A secret U.S. intelligence assessment predicts that Iran's government will pump most of an expected $100-billion windfall from the lifting of international sanctions into the country's flagging economy and won't significantly boost funding for militant groups it supports in the Middle East.
Intelligence analysts concluded that even if Tehran increased support for Hezbollah commanders in Lebanon, Houthi rebels in Yemen or President Bashar Assad's embattled government in Syria, the extra cash is unlikely to tip the balance of power in the world's most volatile region, according to two U.S. officials who spoke on condition of anonymity to discuss the intelligence document.
The controversial CIA report, on which key members of Congress have been briefed, provides ammunition to both sides in the battle brewing on Capitol Hill over what White House aides call President Obama's signature foreign policy achievement, a sweeping multinational agreement that aims to block Iran's ability to build nuclear weapons for at least a decade in exchange for the easing of sanctions that have hobbled its economy.
Under the deal sealed Tuesday in Vienna, once Iran completes a series of strict requirements, the U.S., the European Union and the United Nations will suspend the most damaging sanctions against Iran's financial and energy sectors, and Tehran will be given access to about $100 billion from oil revenue frozen in overseas accounts. That could occur early next year.
The United States will rescind most of its banking sanctions, allowing Iranian banks to reconnect to the global financial system, and will lift restrictions on various Iranian industries, as well as trade in gold and other precious metals. Nearly 750 companies, individuals, aircraft and ships will be removed from U.S. blacklists.
Sanctions related to Iran's human rights abuses and support for groups linked to terrorism will stay in place. A U.N. arms embargo will lift in five years, and restrictions on the transfer of ballistic missile technology will remain for eight years, although the White House said the U.S. and its Persian Gulf allies would step up efforts to block Iranian military shipments or other support to its proxies.
Secretary of Defense Ashton Carter will visit Saudi Arabia on Tuesday to follow up on Obama's pledge at a Camp David summit to supply more weapons and intelligence cooperation to Arab allies anxious about the deal. Secretary of State John F. Kerry plans to brief Persian Gulf leaders in Qatar on Aug. 3.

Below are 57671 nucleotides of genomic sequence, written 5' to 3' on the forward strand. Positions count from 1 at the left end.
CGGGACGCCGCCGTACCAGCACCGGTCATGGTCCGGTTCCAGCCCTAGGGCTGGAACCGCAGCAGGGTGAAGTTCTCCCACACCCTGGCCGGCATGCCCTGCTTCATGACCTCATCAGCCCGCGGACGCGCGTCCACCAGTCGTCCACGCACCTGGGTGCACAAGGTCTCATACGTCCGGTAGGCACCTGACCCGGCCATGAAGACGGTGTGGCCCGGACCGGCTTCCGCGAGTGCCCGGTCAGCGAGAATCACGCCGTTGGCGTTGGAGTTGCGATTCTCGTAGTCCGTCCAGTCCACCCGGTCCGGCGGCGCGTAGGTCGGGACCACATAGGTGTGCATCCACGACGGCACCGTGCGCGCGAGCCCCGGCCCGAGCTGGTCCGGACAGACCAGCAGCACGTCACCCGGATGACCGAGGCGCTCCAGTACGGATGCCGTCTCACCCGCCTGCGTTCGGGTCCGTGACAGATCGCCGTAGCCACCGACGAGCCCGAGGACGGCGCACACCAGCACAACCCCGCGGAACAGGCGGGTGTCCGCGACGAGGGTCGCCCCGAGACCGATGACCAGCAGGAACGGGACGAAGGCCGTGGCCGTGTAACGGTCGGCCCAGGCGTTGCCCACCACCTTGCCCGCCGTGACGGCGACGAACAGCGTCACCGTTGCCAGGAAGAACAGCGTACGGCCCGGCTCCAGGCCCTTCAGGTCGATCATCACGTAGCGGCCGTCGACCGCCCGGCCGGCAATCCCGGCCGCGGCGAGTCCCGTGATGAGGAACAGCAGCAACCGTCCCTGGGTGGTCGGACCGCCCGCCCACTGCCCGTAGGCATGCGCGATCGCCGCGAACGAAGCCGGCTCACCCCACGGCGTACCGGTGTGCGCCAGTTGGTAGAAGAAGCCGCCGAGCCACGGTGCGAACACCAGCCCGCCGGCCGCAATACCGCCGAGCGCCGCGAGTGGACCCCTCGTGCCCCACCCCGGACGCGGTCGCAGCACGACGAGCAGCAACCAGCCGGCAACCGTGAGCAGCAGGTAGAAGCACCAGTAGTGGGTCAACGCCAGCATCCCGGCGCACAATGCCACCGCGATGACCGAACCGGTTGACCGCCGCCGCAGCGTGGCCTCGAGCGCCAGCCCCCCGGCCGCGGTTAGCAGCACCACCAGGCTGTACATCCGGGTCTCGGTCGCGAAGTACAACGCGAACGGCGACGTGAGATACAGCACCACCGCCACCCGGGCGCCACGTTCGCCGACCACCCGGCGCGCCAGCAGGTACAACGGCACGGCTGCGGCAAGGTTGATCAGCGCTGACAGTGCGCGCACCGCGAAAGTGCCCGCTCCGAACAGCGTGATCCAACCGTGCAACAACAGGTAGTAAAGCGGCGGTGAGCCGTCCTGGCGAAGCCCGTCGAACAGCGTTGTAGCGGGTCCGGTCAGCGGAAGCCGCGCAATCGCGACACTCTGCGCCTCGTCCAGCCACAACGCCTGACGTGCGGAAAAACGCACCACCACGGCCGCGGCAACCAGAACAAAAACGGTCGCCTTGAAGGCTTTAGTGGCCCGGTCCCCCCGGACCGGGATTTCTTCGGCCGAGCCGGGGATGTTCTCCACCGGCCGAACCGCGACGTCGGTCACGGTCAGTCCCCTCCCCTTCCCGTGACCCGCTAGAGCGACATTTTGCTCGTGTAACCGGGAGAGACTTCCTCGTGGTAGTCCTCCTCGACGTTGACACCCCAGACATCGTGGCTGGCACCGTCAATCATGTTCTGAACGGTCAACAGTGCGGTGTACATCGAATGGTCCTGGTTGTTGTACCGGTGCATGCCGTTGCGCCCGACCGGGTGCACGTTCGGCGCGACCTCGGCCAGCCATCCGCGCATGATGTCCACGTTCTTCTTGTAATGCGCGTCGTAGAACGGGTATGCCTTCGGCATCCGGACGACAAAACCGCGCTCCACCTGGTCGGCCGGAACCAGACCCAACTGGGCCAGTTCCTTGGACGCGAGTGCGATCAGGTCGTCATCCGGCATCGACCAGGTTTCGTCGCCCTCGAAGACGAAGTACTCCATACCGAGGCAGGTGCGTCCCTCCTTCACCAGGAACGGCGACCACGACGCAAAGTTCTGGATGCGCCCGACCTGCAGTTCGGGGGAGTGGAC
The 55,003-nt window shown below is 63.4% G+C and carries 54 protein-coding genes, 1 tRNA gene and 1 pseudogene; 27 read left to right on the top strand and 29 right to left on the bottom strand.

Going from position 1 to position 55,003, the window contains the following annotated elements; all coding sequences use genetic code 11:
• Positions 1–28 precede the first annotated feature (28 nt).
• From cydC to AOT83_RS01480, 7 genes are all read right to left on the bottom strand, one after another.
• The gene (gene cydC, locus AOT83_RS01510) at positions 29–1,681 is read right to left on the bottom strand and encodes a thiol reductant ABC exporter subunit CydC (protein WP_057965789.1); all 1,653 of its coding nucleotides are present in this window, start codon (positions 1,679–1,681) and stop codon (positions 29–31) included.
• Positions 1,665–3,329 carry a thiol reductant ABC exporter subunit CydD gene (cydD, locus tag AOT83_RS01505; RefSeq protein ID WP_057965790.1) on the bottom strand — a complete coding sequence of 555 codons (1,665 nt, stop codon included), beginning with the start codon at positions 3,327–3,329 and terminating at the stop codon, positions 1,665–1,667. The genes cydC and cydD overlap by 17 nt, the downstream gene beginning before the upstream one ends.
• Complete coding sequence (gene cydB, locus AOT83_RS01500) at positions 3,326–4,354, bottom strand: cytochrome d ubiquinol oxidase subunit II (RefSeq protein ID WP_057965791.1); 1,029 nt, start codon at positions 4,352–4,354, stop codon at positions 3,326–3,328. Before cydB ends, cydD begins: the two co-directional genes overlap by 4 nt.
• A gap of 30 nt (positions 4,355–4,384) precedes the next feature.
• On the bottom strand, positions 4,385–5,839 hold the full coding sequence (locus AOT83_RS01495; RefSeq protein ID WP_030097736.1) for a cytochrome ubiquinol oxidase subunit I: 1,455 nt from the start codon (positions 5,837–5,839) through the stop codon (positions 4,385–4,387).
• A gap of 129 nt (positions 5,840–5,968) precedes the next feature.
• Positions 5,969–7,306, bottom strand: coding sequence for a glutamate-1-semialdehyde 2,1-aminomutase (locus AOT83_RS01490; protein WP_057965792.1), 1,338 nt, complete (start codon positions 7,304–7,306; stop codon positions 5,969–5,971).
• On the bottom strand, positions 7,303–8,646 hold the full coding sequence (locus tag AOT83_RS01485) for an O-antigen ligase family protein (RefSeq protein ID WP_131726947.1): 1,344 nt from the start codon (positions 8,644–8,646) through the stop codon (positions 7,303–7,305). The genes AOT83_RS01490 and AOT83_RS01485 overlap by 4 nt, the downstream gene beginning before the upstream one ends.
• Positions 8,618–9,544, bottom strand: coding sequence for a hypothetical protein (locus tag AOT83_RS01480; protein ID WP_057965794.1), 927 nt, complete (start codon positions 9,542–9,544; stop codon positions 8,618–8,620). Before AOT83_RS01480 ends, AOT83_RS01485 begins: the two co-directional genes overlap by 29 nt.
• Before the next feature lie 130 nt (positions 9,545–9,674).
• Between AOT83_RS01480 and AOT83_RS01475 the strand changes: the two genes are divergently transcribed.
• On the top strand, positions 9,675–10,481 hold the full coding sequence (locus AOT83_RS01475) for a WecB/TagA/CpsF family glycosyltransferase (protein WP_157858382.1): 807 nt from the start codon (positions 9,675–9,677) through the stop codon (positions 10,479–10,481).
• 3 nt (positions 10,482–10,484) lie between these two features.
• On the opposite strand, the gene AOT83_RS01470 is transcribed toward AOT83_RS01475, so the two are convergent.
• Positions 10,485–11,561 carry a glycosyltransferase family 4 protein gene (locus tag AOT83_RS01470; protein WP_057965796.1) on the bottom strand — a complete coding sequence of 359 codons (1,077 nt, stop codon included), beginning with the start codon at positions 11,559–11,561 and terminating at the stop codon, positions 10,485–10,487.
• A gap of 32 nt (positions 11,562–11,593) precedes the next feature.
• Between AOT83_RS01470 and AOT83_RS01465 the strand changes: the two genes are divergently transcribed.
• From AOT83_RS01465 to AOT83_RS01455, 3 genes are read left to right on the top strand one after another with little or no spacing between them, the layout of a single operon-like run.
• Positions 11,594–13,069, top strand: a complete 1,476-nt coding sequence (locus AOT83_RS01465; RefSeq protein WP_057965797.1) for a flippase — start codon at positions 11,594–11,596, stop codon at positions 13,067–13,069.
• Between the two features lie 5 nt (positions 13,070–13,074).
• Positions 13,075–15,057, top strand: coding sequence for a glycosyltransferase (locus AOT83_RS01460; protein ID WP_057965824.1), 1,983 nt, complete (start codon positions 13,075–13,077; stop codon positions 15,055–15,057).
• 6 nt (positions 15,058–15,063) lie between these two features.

"It is certainly the case that Iran could decide to apply additional revenue to the activities that are concerning the region," Ben Rhodes, Obama's deputy national security advisor, told the Saudi-owned news channel Al Arabiya on Thursday.
"What we need is a better capacity to interdict weapons shipments, have a maritime capability, to have cyber defenses, to deal with these asymmetric threats from Iran," he said.
Iran funnels tens of millions of dollars to Hezbollah each year, according to U.S. estimates. Tehran gives far more, an estimated $6 billion a year, in cash, oil and other aid to Assad's government in Syria, which is engulfed in civil war.
"Syria is really where Iran is spending significant amounts," Mark Dubowitz, an expert on sanctions policy at the Foundation for Defense of Democracies, a Washington research institute, said in a telephone interview.
Republican lawmakers briefed on the CIA report have seized on the danger that Iran could increase support for terrorist groups and expand its military role in Yemen, Syria and other regional hot spots, describing it as a fatal flaw in the Vienna agreement.
"I don't know what information the Obama administration possesses that indicates this deal will actually prevent Iran from getting a nuclear weapon or will cause the mullahs to reduce their support for worldwide terrorism, but it sure isn't the same intelligence we're seeing in the Intelligence Committee," Rep. Devin Nunes (R-Tulare), chairman of the House Intelligence Committee, said in a statement.